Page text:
Houston's anti-gay Hater In Chief is full of angst, angry that a single gay Texas couple was married on Thursday under court order.
So Jared Woodfill, the former Harris County GOP chieftain, found time in his busy schedule of fighting HERO and suing to reverse health benefits given to gay city employees to take exception to the state's first-ever same-sex marriage.
He tapped his deep well of anti-gay animus to deliver this, via KHOU:
“This particular judge decides that he's going to supersede what they did. He's acting as a judicial activist and doesn't like what people have done in the form of the ballot box. And it's wrong and I think it'll be overturned,” said Jared Woodfill, a same-sex marriage opponent.
Woodfill was stomping mad about a probate judge in Austin ordering Travis County Clerk Dana DeBeauvoir to issue a marriage license to Sarah Goodfriend and Suzanne Bryant. But he wasn't the only angry Republican after Thursday's ruling and marriage. Attorney General Ken Paxton demanded that the Texas Supreme Court step in to stop this “legal chaos.” (Spoiler: It did.)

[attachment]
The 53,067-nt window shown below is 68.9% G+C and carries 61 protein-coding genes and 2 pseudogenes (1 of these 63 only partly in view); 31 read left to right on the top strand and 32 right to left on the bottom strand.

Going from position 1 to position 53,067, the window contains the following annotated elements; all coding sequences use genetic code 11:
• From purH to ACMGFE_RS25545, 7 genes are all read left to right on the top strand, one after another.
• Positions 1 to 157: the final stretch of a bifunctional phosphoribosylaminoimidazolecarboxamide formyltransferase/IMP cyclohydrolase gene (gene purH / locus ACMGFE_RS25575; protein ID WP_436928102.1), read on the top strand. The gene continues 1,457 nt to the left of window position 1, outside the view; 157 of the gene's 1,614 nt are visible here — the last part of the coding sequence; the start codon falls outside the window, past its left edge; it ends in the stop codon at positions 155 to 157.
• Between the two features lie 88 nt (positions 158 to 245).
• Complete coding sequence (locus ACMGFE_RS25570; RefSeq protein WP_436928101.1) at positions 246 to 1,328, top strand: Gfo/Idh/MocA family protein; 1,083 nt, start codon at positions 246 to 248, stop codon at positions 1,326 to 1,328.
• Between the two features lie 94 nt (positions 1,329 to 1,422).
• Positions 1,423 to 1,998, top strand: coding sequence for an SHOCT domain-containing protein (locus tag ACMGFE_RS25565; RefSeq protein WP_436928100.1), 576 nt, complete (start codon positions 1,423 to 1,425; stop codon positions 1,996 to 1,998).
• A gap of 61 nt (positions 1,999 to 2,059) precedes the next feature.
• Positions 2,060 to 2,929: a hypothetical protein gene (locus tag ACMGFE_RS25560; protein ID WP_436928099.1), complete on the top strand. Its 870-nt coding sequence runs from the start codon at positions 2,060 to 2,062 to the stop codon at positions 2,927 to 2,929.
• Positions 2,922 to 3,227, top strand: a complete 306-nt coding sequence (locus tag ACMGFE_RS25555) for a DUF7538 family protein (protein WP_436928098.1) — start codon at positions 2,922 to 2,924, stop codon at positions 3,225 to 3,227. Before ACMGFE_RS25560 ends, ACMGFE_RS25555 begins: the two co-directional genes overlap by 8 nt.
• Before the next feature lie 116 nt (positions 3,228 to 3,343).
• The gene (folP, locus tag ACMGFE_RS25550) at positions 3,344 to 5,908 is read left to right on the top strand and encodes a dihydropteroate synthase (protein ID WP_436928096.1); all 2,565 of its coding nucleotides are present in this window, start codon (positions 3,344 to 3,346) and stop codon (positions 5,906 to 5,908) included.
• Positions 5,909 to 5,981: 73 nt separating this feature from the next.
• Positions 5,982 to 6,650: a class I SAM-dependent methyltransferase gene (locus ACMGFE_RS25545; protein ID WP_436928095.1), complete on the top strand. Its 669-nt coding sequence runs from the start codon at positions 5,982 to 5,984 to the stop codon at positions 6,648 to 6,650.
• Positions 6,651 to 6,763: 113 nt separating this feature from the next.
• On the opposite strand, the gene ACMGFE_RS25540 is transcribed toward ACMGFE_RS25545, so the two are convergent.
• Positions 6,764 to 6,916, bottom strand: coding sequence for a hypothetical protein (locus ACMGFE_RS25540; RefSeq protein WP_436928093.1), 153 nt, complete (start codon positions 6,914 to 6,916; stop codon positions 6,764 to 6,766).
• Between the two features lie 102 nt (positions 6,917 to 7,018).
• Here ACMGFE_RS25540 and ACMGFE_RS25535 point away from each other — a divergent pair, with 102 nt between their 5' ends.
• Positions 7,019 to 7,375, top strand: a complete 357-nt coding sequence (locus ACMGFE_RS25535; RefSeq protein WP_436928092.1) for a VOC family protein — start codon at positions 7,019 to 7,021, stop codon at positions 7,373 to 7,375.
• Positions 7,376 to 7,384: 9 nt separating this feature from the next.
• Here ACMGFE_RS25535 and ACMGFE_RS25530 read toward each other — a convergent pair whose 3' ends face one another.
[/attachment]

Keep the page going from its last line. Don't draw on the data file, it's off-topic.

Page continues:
“The Court’s action upholds our state constitution and stays these rulings by activist judges in Travis County. The same-sex marriage license issued by the Travis County Clerk is void, just as any license issued in violation of state law would be. I will continue to defend the will of the people of Texas, who have defined marriage as between one man and one woman, against any judicial activism or overreach.”
And a day later, on Friday, Paxton asked the same court to take action again, this time to void the marriage. (Spoiler: It hasn't. Yet.)
“The rogue actions of Travis County judges do not withstand the scrutiny of law. The same-sex marriage license issued yesterday is not valid because it conflicts with the Texas Constitution and State law—the license is therefore void ab initio. The filing we made today with the Texas Supreme Court confirms these points.”